Predicting a warming and drying climate in the Caribou Hills is easier than predicting its ecological trajectory. (Photo provided by Kenai National Wildlife Refuge)

Predicting a warming and drying climate in the Caribou Hills is easier than predicting its ecological trajectory. (Photo provided by Kenai National Wildlife Refuge)

Refuge notebook: The difference between predicting climate change and its ecological outcomes

The University of Alaska Fairbanks has a great online climate forecasting tool. Simply type in a town, the future decade(s), an emission scenario and voila — you get a forecast of what the future climate may look like.

I used this tool to assess the climate in Homer, the nearest town to where I conduct my graduate research in deforested areas of the Caribou Hills. June 2010 to 2019 had 0.3 inches less rain and was 3.5 degrees warmer on average than historical records. These differences might seem modest, but collectively they correspond to some truly dramatic ecological transformation.

Ecological responses to shifts in climate are real, happening now and they are downright complicated.

The Caribou Hills grassland is so big I can’t see the end of it!

In just 15 years, this landscape changed from a mature Lutz spruce forest to a bluejoint grassland littered with burned stumps. This deforestation was caused by a massive spruce bark beetle outbreak in the 1990s that coincided with warming and drying, followed by the human-caused Caribou Hills Fire that burned this developing grassland in spring 2007.

In early June of this year, an unprecedented lightning-caused fire in this grassland was extinguished by firefighters. We believe this novel grassland system, which is experiencing fire return intervals of less than 10 years, is crossing an ecological threshold in which the current grasslands will not only persist but may expand in coming years.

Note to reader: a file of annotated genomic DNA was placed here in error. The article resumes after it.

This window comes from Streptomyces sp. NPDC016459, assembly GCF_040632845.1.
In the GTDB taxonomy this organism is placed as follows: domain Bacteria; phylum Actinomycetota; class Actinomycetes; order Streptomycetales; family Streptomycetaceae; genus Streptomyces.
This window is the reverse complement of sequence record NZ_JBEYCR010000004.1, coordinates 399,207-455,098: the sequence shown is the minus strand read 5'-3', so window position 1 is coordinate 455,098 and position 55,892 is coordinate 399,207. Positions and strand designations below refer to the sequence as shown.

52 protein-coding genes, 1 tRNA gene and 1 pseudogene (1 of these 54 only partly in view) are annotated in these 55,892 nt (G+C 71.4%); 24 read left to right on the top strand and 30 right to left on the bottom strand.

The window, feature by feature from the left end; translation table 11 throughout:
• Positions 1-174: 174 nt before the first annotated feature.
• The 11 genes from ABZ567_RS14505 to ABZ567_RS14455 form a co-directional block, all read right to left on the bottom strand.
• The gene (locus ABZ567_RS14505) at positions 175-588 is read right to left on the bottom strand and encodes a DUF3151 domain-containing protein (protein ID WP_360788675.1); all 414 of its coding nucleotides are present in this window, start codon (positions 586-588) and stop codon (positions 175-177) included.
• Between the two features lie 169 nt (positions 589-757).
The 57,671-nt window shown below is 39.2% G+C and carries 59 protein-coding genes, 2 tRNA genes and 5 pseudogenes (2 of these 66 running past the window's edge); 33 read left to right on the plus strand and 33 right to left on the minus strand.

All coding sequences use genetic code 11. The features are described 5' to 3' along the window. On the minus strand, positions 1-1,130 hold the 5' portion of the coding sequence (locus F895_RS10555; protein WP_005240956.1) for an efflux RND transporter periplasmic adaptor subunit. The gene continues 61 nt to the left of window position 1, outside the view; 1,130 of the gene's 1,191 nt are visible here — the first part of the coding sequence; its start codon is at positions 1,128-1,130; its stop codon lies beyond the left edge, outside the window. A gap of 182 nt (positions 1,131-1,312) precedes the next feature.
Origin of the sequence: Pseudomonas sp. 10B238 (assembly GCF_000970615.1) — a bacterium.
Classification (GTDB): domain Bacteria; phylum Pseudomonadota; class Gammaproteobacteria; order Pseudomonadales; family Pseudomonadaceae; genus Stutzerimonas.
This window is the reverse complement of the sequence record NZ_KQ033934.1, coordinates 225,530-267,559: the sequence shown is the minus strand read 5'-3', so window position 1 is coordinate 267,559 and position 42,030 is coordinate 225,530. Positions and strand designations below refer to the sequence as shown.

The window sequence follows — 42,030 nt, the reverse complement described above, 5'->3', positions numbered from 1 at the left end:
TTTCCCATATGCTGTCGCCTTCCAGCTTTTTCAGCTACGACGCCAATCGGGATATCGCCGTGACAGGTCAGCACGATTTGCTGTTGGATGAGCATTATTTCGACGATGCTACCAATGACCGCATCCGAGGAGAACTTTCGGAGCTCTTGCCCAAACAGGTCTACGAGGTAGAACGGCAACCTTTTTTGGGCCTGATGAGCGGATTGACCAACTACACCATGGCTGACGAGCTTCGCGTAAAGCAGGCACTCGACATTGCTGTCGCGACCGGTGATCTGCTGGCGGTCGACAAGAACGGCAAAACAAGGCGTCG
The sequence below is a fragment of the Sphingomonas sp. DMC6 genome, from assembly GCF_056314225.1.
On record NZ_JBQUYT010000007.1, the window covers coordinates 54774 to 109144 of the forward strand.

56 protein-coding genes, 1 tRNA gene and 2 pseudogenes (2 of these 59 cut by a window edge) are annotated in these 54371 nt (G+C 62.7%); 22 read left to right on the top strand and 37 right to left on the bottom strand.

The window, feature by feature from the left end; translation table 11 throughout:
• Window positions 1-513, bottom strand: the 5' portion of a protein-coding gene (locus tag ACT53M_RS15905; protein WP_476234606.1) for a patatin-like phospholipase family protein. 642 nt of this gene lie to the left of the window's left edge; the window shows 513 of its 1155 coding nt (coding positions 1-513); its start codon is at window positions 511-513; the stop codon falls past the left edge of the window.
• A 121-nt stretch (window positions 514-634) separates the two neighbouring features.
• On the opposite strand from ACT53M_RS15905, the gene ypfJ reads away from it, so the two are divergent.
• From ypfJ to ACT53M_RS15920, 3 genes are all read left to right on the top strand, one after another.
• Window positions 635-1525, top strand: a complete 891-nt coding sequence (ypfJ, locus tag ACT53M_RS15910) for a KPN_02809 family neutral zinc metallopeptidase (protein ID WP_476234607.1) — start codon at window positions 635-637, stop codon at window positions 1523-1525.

Herein lies the difference between forecasting the physical aspects of climate change, and predicting ecological effects that are the outcome of a changing climate.

In the case of the former, much of the uncertainty is in estimating the emissions of greenhouse gases, which are strongly influenced by how successful the global community will be in reducing those emissions. Additionally, there are uncertainties introduced by poor modeling of positive feedback mechanisms in climate change, such as how much and how soon methane will be released from thawing permafrost.

In contrast, while direct ecological responses to a warming climate can be reasonably predicted, the indirect and frequently cascading effects of novel ecological trajectories have great uncertainty.

Their complexity runs up against the limits of what is scientifically knowable. For example, we can predict with great certainty that spruce bark beetles and wildfire will be more prevalent in a warming and drying climate, but it is much harder to understand how these two disturbances interact to affect vegetation and the habitats they create.